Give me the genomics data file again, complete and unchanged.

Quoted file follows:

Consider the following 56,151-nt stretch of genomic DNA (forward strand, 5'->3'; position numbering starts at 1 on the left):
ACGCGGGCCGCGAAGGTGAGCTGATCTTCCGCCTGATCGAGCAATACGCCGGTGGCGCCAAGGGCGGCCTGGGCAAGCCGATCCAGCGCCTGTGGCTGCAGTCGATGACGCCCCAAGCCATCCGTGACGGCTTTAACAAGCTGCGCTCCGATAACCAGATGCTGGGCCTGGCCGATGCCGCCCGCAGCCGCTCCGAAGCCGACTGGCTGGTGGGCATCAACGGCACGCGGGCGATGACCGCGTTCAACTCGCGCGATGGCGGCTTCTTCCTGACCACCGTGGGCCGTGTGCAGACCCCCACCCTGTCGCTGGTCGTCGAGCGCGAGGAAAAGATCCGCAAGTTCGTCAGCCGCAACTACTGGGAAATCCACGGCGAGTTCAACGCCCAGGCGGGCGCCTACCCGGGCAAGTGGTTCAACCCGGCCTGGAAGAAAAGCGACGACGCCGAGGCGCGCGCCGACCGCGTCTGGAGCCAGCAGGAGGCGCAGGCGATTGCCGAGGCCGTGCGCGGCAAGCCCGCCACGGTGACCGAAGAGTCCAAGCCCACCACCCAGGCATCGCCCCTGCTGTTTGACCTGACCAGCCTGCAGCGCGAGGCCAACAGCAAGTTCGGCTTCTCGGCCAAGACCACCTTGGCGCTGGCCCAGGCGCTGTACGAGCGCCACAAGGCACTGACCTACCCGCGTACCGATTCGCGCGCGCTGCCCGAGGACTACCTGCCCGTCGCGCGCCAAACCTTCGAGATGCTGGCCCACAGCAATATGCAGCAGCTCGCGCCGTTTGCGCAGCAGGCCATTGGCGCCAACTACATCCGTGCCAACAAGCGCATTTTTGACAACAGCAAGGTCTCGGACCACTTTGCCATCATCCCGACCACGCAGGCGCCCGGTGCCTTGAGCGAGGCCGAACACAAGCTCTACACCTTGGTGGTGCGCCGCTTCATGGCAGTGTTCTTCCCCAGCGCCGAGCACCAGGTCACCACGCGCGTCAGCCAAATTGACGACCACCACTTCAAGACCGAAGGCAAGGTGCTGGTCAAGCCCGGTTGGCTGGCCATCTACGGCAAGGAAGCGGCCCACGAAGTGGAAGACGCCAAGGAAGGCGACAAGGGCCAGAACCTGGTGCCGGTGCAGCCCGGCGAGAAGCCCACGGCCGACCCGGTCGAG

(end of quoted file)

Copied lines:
Consider the following 56,151-nt stretch of genomic DNA (forward strand, 5'->3'; position numbering starts at 1 on the left):
ACGCGGGCCGCGAAGGTGAGCTGATCTTCCGCCTGATCGAGCAATACGCCGGTGGCGCCAAGGGCGGCCTGGGCAAGCCGATCCAGCGCCTGTGGCTGCAGTCGATGACGCCCCAAGCCATCCGTGACGGCTTTAACAAGCTGCGCTCCGATAACCAGATGCTGGGCCTGGCCGATGCCGCCCGCAGCCGCTCCGAAGCCGACTGGCTGGTGGGCATCAACGGCACGCGGGCGATGACCGCGTTCAACTCGCGCGATGGCGGCTTCTTCCTGACCACCGTGGGCCGTGTGCAGACCCCCACCCTGTCGCTGGTCGTCGAGCGCGAGGAAAAGATCCGCAAGTTCGTCAGCCGCAACTACTGGGAAATCCACGGCGAGTTCAACGCCCAGGCGGGCGCCTACCCGGGCAAGTGGTTCAACCCGGCCTGGAAGAAAAGCGACGACGCCGAGGCGCGCGCCGACCGCGTCTGGAGCCAGCAGGAGGCGCAGGCGATTGCCGAGGCCGTGCGCGGCAAGCCCGCCACGGTGACCGAAGAGTCCAAGCCCACCACCCAGGCATCGCCCCTGCTGTTTGACCTGACCAGCCTGCAGCGCGAGGCCAACAGCAAGTTCGGCTTCTCGGCCAAGACCACCTTGGCGCTGGCCCAGGCGCTGTACGAGCGCCACAAGGCACTGACCTACCCGCGTACCGATTCGCGCGCGCTGCCCGAGGACTACCTGCCCGTCGCGCGCCAAACCTTCGAGATGCTGGCCCACAGCAATATGCAGCAGCTCGCGCCGTTTGCGCAGCAGGCCATTGGCGCCAACTACATCCGTGCCAACAAGCGCATTTTTGACAACAGCAAGGTCTCGGACCACTTTGCCATCATCCCGACCACGCAGGCGCCCGGTGCCTTGAGCGAGGCCGAACACAAGCTCTACACCTTGGTGGTGCGCCGCTTCATGGCAGTGTTCTTCCCCAGCGCCGAGCACCAGGTCACCACGCGCGTCAGCCAAATTGACGACCACCACTTCAAGACCGAAGGCAAGGTGCTGGTCAAGCCCGGTTGGCTGGCCATCTACGGCAAGGAAGCGGCCCACGAAGTGGAAGACGCCAAGGAAGGCGACAAGGGCCAGAACCTGGTGCCGGTGCAGCCCGGCGAGAAGCCCACGGCCGACCCGGTCGAG